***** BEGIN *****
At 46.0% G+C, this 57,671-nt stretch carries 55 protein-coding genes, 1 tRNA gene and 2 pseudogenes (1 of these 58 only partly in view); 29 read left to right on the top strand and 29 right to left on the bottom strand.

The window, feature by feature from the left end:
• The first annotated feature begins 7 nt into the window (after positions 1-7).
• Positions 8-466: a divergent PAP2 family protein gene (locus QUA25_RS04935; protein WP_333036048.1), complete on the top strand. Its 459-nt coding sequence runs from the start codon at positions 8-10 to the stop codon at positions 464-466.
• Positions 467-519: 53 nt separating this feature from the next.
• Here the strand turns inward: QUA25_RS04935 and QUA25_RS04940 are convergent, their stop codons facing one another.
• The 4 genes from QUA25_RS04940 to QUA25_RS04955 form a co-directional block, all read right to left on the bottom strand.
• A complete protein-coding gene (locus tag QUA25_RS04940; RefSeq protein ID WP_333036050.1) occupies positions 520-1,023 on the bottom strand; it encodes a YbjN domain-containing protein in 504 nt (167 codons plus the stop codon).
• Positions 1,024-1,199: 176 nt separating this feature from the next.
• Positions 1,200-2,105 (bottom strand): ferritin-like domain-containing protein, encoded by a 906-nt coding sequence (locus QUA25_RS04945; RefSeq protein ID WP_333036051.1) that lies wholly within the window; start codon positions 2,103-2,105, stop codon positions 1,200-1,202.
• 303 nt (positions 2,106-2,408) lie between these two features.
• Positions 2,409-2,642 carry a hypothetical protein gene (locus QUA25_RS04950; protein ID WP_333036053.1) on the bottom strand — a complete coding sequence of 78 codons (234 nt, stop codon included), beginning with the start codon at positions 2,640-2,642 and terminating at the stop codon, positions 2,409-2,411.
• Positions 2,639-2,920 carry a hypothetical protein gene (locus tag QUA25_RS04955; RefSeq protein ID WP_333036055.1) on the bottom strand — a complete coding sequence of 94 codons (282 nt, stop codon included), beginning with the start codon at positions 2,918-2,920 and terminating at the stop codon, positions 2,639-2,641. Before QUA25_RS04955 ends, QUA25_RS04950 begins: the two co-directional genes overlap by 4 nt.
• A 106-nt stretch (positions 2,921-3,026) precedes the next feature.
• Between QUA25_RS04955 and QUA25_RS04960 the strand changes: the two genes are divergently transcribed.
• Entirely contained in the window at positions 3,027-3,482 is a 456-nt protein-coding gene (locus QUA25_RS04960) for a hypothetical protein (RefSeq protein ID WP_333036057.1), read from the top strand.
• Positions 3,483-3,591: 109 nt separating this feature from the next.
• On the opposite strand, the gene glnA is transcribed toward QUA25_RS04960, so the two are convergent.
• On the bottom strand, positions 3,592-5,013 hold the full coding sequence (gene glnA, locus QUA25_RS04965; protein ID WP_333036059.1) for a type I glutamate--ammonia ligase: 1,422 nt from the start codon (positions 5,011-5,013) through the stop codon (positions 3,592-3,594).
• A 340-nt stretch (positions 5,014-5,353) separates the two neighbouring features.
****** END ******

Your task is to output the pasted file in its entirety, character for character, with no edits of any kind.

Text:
At 46.0% G+C, this 57,671-nt stretch carries 55 protein-coding genes, 1 tRNA gene and 2 pseudogenes (1 of these 58 only partly in view); 29 read left to right on the top strand and 29 right to left on the bottom strand.

The window, feature by feature from the left end:
• The first annotated feature begins 7 nt into the window (after positions 1-7).
• Positions 8-466: a divergent PAP2 family protein gene (locus QUA25_RS04935; protein WP_333036048.1), complete on the top strand. Its 459-nt coding sequence runs from the start codon at positions 8-10 to the stop codon at positions 464-466.
• Positions 467-519: 53 nt separating this feature from the next.
• Here the strand turns inward: QUA25_RS04935 and QUA25_RS04940 are convergent, their stop codons facing one another.
• The 4 genes from QUA25_RS04940 to QUA25_RS04955 form a co-directional block, all read right to left on the bottom strand.
• A complete protein-coding gene (locus tag QUA25_RS04940; RefSeq protein ID WP_333036050.1) occupies positions 520-1,023 on the bottom strand; it encodes a YbjN domain-containing protein in 504 nt (167 codons plus the stop codon).
• Positions 1,024-1,199: 176 nt separating this feature from the next.
• Positions 1,200-2,105 (bottom strand): ferritin-like domain-containing protein, encoded by a 906-nt coding sequence (locus QUA25_RS04945; RefSeq protein ID WP_333036051.1) that lies wholly within the window; start codon positions 2,103-2,105, stop codon positions 1,200-1,202.
• 303 nt (positions 2,106-2,408) lie between these two features.
• Positions 2,409-2,642 carry a hypothetical protein gene (locus QUA25_RS04950; protein ID WP_333036053.1) on the bottom strand — a complete coding sequence of 78 codons (234 nt, stop codon included), beginning with the start codon at positions 2,640-2,642 and terminating at the stop codon, positions 2,409-2,411.
• Positions 2,639-2,920 carry a hypothetical protein gene (locus tag QUA25_RS04955; RefSeq protein ID WP_333036055.1) on the bottom strand — a complete coding sequence of 94 codons (282 nt, stop codon included), beginning with the start codon at positions 2,918-2,920 and terminating at the stop codon, positions 2,639-2,641. Before QUA25_RS04955 ends, QUA25_RS04950 begins: the two co-directional genes overlap by 4 nt.
• A 106-nt stretch (positions 2,921-3,026) precedes the next feature.
• Between QUA25_RS04955 and QUA25_RS04960 the strand changes: the two genes are divergently transcribed.
• Entirely contained in the window at positions 3,027-3,482 is a 456-nt protein-coding gene (locus QUA25_RS04960) for a hypothetical protein (RefSeq protein ID WP_333036057.1), read from the top strand.
• Positions 3,483-3,591: 109 nt separating this feature from the next.
• On the opposite strand, the gene glnA is transcribed toward QUA25_RS04960, so the two are convergent.
• On the bottom strand, positions 3,592-5,013 hold the full coding sequence (gene glnA, locus QUA25_RS04965; protein ID WP_333036059.1) for a type I glutamate--ammonia ligase: 1,422 nt from the start codon (positions 5,011-5,013) through the stop codon (positions 3,592-3,594).
• A 340-nt stretch (positions 5,014-5,353) separates the two neighbouring features.